1. Use active voice in reporting crimes
related to gender violence.
For example: “A 32-year-old man allegedly raped a 23-year-old
woman…” instead of “a 23-year old woman was raped
by a man….”
2. Interview appropriate experts with
expertise and genuine perspective on the issue.
For example: It is important to guard against the common, but mistaken,
assumption that anyone
who works on "women's rights" is qualified to comment on
a case of gender violence; and equally important to take the trouble
to find people with the right, relevant expertise.
3. Link the specific instance
to larger issues.
For example: An incident of honour killing following an inter-caste
marriage offers an opening for commentary and features to extend to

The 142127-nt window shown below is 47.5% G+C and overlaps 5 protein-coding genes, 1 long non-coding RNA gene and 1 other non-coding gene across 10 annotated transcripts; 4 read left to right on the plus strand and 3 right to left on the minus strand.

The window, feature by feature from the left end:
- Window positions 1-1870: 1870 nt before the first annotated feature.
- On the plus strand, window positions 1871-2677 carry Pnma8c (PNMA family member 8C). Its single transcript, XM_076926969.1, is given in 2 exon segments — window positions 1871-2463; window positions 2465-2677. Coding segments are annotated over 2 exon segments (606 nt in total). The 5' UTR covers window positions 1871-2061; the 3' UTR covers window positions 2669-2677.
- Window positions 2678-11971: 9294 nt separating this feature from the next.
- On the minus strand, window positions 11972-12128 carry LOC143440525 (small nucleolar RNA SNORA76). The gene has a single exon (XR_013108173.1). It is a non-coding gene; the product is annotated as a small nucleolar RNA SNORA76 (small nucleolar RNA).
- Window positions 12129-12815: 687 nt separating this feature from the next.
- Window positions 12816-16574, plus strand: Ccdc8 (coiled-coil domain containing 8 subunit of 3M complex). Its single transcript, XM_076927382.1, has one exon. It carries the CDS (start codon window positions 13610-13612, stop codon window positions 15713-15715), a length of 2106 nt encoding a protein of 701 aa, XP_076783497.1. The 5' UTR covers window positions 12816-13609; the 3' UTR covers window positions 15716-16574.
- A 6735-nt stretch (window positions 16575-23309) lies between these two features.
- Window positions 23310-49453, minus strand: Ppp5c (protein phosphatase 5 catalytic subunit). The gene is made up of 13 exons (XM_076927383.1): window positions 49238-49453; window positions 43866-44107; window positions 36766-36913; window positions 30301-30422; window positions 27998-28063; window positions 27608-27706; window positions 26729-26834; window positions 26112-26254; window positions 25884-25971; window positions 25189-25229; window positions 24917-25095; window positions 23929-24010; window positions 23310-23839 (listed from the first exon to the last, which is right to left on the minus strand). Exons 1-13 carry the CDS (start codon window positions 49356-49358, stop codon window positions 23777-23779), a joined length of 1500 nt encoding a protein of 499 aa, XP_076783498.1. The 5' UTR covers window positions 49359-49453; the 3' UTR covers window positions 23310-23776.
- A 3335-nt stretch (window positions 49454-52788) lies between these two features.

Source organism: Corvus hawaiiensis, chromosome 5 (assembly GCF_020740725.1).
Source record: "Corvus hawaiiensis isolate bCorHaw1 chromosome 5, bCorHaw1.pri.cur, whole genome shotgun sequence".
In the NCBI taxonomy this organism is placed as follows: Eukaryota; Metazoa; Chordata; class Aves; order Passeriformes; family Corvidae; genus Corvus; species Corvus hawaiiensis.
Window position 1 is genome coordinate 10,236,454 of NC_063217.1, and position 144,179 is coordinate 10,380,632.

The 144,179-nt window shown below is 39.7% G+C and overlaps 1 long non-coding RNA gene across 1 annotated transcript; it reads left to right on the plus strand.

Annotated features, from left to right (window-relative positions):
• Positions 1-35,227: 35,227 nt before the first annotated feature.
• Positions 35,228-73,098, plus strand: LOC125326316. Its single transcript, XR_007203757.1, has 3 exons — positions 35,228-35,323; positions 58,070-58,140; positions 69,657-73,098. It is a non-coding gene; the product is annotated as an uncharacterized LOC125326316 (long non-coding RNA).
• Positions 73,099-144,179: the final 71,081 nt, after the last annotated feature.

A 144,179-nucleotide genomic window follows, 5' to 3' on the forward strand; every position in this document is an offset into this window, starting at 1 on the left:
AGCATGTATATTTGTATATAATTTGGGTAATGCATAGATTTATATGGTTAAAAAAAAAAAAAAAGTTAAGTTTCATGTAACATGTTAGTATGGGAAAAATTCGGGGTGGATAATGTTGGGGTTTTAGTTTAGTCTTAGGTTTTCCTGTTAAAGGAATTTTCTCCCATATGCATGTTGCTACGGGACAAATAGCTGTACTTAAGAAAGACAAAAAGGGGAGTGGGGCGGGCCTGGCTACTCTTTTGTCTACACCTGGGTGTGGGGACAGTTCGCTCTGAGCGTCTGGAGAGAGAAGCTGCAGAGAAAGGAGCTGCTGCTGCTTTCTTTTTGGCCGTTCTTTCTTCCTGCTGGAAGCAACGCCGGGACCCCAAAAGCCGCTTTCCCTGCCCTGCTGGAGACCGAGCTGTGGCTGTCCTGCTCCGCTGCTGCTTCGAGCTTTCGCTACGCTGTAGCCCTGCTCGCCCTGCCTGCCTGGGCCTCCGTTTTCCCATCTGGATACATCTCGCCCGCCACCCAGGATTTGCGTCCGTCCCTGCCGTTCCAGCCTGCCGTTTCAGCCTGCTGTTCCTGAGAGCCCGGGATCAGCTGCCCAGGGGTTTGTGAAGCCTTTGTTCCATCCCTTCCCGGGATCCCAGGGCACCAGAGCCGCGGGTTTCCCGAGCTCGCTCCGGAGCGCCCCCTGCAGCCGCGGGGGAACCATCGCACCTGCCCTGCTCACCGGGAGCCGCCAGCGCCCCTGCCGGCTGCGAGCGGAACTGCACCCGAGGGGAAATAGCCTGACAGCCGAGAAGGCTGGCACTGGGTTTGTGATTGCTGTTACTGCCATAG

broader questions such as the role of caste and patriarchy in such killings
or traditional beliefs and customs that have the force of law or the
absence of laws to cover many kinds of gender violence including honour
4. Undertake more follow-up stories
and stories that highlight trends.
For example: After the initial reports on a given instance of rape
or molestation, in addition to follow-up on the specifics of that
investigation and trial, ancillary reportage could highlight other
cases of sexual harassment and abuse in similar circumstances (employers,
government officials, relatives, as the case may be) or the impact
of delayed, miscarried justice or the social costs of such violence.
5. Focus attention on
the many forms of gender violence, debilitating even when they are not
For example: A dowry-related death or suicide may have been preceded
by other forms of domestic violence including psychological, economic
or verbal abuse. However, because certain forms of gender violence are
seen as more dramatic or newsworthy than others, they are more frequently
in the public domain. In the process, incidents of gender violence that
may have precipitated or led up to the dramatic incident in question
are often ignored.